Sunday, August 29, 2010

Weekly Column: Your Words Are Truth

Looking at me through the corner of her eye, my daughter was defiant.

She’d just committed an act so grievous, so outlawed, that I knew she fully expected an immediate reaction: she’d spoken rudely to me.

As much as I wish it weren’t, this is one of our most common battles. The rude tone, the hateful attitude, and the careless rebuttals creep into our days more often than I’d like. I welcome her honest thoughts as long as they’re spoken respectfully, but after a day of moody arguments, it was hard to keep my cool.

Breathing deeply, I went over my options.

I could lose my temper and growl out my true feelings (‘Why do you sound so hateful?!’), but those would hardly help her learn how to control her temper. And more importantly, I thought, the words I would use to tell her how she was behaving would be nasty words. Words I don’t want her to associate with herself.

The other option, the harder option, was to sit down quietly and tell her why the words she’d used were unacceptable. And to do this while teaching her a better alternative (‘You need to speak kindly.’). I needed to teach her that words and attitudes can hurt people – that words carry power and she needs to learn how to use that power with kindness.

And this is a lesson that I try to remind myself of daily. Our words are powerful. Since I never want to use them in ways that will hurt my kids, I try to weave respect and kindness into every encounter, even – especially – the negative encounters. This becomes more and more difficult as their defiance and boundary-testing ways grow, but that’s also why it’s more important: the way we respond to our kids at this age can set the tone for what they believe about themselves in the future.

If my toddler is being crazily rambunctious all day or if my preschooler is being bossy and demanding, I’m tempted to call their behavior ‘irritating,’ ‘naughty,’ or just flat out ‘terrible’. But to say those words to her in a fit of frustration, I think it’s possible that I’d be placing that descriptor around her neck like a yoke: something she’ll grow into until eventually, she doesn’t give it a second thought. Until it becomes something she just accepts about herself.

It’s not easy to separate that behavior from the child who is only going through an expected developmental stage. It can be difficult not to break her down by telling her all the ways she’s misbehaving, but constantly reminding her of her ‘terrible’ attitude, or her ‘ugly’ behavior raises the chance that I could be creating a self-fulfilling prophesy of behavioral standards. She’ll internalize my words as truth, and expect nothing more of herself than what I’ve already given her as a label.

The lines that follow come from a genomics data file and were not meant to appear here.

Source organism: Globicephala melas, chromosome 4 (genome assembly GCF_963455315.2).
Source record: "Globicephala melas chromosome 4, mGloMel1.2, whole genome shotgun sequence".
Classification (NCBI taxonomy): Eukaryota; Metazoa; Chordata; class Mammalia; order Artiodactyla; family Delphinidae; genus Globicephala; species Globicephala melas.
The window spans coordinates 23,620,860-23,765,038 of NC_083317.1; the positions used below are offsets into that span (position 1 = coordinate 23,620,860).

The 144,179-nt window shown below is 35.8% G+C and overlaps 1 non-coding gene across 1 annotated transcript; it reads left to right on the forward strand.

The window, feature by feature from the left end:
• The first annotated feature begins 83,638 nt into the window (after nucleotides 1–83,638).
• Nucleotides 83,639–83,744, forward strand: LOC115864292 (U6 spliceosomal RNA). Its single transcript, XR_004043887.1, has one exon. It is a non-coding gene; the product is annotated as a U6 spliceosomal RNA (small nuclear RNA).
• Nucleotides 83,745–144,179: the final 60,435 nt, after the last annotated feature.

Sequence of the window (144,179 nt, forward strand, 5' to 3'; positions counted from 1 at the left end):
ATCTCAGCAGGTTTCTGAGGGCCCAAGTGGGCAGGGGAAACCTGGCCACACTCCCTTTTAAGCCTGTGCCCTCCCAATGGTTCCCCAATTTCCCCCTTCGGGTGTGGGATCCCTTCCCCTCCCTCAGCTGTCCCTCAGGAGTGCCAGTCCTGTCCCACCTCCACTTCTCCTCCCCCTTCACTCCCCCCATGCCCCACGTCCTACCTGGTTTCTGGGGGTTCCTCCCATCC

At the same time, it’s important to strive for giving good descriptors for her to grow into. When my children behave with kindness or generosity or thoughtfulness, I want to help them recognize and love that about themselves. I’d rather build them up with positive truths than tear them down with negativity.

That’s not to say I won’t be honest with my children about the ways they behave wrongly. If I want them to know the pitfalls and avoid them, I have to help them see where to step. But I have to do it respectfully. I have to do it without breaking them down.

I have to do it knowing that the words I choose to teach them with are powerful.

[Online version here.]


  1. I'm so glad you wrote about this - you hit it right on the nose! This is something I've been becoming more and more aware of as my chickie starts to wander further into toddlerhood. Recently I heard myself say, in response to her defiant screaming, "don't be ugly." I heard it, and then I wanted to sink through the floor. I was carelessly parroting something I've heard parents say to their misbehaving kids, but when I said it to MY baby, I could suddenly see all the consequences of an awful label like that. I realized that careless just isn't an option any more, because every word matters. Yikes!

  2. This is such a struggle! There are moments when I my voice is less then respectful. I don't like it. But even in those, my bad moments, I try to remember to criticize the action and not the child. Praise and criticism are both doled out as specifically as possible. And on days when there has been too much disrespect, too much unkindness; I sit down and find specific instances of the opposite behavior to say, you are this too.
    Great column.


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